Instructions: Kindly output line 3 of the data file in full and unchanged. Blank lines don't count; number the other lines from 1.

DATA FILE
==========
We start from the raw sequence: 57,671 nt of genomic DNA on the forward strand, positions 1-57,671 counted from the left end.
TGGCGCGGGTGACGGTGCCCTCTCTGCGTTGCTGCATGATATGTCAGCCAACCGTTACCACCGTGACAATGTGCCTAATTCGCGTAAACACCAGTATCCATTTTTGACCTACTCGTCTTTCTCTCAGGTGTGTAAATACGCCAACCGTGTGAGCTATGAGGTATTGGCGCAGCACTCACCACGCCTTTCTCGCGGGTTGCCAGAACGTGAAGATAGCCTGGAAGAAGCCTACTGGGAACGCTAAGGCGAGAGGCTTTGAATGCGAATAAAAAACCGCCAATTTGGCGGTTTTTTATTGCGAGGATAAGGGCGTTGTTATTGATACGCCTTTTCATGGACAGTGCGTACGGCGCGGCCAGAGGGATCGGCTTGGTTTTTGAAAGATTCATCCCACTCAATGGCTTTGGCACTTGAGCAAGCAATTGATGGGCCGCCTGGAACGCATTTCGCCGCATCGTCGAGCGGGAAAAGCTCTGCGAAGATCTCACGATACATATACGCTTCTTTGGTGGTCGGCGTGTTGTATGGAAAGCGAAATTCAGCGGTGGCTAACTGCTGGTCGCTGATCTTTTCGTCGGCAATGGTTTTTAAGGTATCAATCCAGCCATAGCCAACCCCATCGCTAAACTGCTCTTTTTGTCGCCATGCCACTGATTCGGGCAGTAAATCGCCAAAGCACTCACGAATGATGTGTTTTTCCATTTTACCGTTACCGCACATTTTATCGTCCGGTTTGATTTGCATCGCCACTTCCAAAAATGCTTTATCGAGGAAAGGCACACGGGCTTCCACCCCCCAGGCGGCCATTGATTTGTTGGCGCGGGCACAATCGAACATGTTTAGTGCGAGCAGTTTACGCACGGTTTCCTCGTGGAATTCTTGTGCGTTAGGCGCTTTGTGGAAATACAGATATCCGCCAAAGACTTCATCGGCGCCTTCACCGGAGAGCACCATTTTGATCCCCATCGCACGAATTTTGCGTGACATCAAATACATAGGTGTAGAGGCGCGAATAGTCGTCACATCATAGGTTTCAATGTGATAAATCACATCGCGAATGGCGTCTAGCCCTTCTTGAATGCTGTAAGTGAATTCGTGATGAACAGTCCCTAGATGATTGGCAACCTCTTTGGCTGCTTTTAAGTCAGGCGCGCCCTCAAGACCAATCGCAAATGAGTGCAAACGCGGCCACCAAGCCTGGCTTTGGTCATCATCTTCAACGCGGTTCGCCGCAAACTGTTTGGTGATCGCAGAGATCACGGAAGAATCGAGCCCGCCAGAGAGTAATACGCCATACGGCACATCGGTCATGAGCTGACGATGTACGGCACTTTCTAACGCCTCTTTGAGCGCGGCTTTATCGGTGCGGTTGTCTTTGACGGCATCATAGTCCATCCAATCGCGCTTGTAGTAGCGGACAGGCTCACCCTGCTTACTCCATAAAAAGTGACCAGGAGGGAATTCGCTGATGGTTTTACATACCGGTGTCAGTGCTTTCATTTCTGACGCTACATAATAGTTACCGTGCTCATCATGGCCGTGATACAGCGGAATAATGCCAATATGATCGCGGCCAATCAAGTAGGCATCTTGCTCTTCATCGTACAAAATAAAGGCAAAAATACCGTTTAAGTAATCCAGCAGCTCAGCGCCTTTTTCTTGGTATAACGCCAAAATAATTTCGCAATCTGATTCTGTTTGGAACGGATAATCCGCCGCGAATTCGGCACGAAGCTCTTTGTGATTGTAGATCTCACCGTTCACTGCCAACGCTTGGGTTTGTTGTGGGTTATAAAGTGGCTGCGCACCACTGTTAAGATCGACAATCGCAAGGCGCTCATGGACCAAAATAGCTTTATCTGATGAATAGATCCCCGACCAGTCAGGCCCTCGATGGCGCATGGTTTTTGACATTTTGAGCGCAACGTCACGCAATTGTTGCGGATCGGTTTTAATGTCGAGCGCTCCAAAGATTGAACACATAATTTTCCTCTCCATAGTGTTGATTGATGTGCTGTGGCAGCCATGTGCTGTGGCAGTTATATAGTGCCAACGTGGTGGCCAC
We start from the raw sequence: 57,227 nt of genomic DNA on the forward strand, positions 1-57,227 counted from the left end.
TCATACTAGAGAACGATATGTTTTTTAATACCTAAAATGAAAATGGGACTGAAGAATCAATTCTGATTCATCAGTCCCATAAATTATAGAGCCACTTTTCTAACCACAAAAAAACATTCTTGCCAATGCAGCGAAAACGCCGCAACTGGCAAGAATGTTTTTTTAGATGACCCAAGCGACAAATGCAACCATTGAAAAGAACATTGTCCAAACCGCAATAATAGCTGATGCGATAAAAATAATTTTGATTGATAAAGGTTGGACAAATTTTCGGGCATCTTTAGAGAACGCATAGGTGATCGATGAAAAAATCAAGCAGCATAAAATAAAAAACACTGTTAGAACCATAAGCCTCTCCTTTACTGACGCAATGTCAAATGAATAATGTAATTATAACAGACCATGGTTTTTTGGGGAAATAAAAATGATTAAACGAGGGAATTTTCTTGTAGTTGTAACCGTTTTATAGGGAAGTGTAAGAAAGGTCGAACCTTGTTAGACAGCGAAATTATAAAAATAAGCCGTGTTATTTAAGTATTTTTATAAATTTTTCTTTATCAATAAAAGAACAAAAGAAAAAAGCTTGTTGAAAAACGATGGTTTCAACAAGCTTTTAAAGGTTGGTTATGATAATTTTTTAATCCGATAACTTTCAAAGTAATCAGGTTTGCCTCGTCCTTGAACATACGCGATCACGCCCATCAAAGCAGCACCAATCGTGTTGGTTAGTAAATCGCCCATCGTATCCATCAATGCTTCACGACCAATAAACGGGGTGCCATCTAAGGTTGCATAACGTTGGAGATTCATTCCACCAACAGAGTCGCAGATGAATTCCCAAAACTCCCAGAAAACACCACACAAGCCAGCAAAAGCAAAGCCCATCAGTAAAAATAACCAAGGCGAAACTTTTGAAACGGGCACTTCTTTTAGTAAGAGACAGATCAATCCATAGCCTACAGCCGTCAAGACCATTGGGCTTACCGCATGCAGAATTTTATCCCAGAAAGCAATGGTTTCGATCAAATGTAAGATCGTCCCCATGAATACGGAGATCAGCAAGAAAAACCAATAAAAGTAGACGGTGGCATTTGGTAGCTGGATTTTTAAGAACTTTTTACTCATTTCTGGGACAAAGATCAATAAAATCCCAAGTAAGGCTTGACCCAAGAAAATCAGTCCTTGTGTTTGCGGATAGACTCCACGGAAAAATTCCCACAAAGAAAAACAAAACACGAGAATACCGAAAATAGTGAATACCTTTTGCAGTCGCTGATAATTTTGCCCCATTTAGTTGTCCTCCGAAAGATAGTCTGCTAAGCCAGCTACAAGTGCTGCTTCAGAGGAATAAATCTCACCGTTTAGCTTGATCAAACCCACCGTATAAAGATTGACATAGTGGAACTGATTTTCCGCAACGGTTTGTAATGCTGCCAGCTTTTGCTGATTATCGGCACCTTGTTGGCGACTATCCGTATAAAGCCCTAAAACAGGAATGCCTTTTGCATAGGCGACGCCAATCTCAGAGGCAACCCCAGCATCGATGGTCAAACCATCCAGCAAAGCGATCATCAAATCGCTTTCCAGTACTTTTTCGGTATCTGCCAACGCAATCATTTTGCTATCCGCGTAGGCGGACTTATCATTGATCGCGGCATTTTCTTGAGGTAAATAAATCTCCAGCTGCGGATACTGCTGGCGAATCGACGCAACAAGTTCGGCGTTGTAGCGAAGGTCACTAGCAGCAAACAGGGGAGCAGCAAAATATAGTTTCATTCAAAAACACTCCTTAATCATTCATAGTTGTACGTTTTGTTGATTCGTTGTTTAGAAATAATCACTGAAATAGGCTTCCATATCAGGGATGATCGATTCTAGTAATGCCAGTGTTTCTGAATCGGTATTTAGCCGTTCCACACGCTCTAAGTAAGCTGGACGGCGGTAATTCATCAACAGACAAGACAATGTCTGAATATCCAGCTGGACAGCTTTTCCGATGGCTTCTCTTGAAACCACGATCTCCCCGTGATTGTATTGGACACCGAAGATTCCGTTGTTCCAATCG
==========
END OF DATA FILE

We start from the raw sequence: 57,227 nt of genomic DNA on the forward strand, positions 1-57,227 counted from the left end.